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Apogee Enterprises: fourth quarter outlook

8 January 1998: The US firm Apogee Enterprises Inc. has said it expects 1997-1998 fourth quarter earnings to be down significantly from last year“s US$ 0.20 per share, mostly due to continued weaknes…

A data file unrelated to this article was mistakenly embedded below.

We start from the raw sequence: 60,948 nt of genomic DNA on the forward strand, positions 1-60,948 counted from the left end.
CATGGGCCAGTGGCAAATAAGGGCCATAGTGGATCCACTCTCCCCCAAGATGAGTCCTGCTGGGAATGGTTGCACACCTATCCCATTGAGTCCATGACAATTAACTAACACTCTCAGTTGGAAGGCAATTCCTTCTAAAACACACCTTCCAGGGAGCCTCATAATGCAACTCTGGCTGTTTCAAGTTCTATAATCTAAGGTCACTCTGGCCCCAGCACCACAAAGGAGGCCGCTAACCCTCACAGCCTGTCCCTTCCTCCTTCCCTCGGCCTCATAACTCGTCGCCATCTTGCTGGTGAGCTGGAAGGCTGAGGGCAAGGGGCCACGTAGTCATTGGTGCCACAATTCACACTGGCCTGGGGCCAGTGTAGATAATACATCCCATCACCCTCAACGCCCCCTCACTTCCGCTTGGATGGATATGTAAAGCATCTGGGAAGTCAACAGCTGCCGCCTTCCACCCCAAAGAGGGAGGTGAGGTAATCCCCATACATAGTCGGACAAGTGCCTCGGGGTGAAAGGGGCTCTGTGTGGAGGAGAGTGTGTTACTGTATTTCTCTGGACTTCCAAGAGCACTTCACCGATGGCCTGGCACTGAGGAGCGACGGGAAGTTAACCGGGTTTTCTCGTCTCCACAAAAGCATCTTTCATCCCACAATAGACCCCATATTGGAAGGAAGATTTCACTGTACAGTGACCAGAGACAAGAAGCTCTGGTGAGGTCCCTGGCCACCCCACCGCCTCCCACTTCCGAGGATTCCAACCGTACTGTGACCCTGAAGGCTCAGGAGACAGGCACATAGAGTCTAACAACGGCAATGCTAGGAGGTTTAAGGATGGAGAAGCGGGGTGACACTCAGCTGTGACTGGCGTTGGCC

8 January 1998: The US firm Apogee Enterprises Inc. has said it expects 1997-1998 fourth quarter earnings to be down significantly from last year“s US$ 0.20 per share, mostly due to continued weakness in the replacement auto glass market. The company said, however, that it expects its glass technology division to remain strong during the quarter. “Glass Technologies continues to generate outstanding growth, but Apogee“s earnings decreased overall in the third quarter due to disappointments we are addressing in our other two business segments,” said Donald Goldfus, chairman and chief executive. “In Building Products & Services, we are significantly reducing the scope of our curtainwall operations to rebuild profitability; in Auto Glass, while sales growth is outpacing the industry, the current market is soft and is putting continued pressure on margins. In response to this pressure, we will be taking significant steps to reduce our cost structure.” Glass Technologies operating income rose 26% in the third quarter to US$ 8.2 million, as sales increased 23% to US$ 61.4 million. Most of the sales growth was driven by Viracon, the segment“s largest business, which boosted its productivity with higher unit volumes. In addition, Tru Vue turned in a solid quarter, bolstered by sales in advance of the retail holiday season. Viratec had a mixed quarter. The company generated solid orders for its coating of curved glass surfaces for cathode ray tubes, which continued to operate at a modest profit. During the quarter, Viratec also added 50% additional capacity to its cathode ray tube line. However, Viratec“s overall results were diminished by its flat glass coating operation, which experienced an unusual amount of production downtime due to an ongoing capacity expansion. Auto Glass sales rose 14% to US$ 84 million, as the segment“s growth continued to outpace the industry in a seasonally slow quarter. About half of the sales growth was due to the fourth quarter fiscal 1997 acquisition of Portland Glass. However, margin pressures increased industrywide, leading to a 24% decrease in operating income to US$ 3 million. Most of the profit weakness was at the segment“s largest business, Harmon AutoGlass. At the close of the third quarter, Harmon had 327 retail locations in over 40 states. Goldfus noted that he does not expect Auto Glass fourth quarter operating income to match the previous year“s US$ 1.3 million. The fourth quarter is seasonally the weakest for the Auto Glass segment, and an operating loss is possible. He emphasized that the segment is taking decisive steps to reduce its cost structure, particularly in the retail operation. For the nine-month period which ended on 29 November 1997, Apogee“s net earnings were US$ 6 million or US$ 0.21 per share, compared with US$ 20.6 million or US$ 0.74 per share, reflecting Apogee“s 2:1 stock split of 14 February 1997. Excluding the US$ 16 million or US$ 0.56 per share charge in the third quarter related to the curtainwall business, nine-month net earnings were US$ 22 million or US$ 0.77 per share. Operating income was US$ 13.4 million for the nine-month period, compared with US$ 37.4 million a year earlier, as a strong increase at Glass Technologies and a modest rise at Auto Glass was partially offset by an operating loss at Building Products & Services. Consolidated sales increased 5% to US$ 748.8 million for the nine-month period. Double-figure sales increases at Glass Technologies and Auto Glass were offset by a 7% decline at Building Products & Services. Goldfus concluded, “We are in the midst of dramatic changes at Apogee that we believe will create exciting opportunities for our shareholders. With the aggressive expansion of our Glass Technologies businesses and the significantly reduced scope of our curtainwall operations, Apogee will look a lot different in the future, with substantially greater potential for growth in earnings and shareholder value.”

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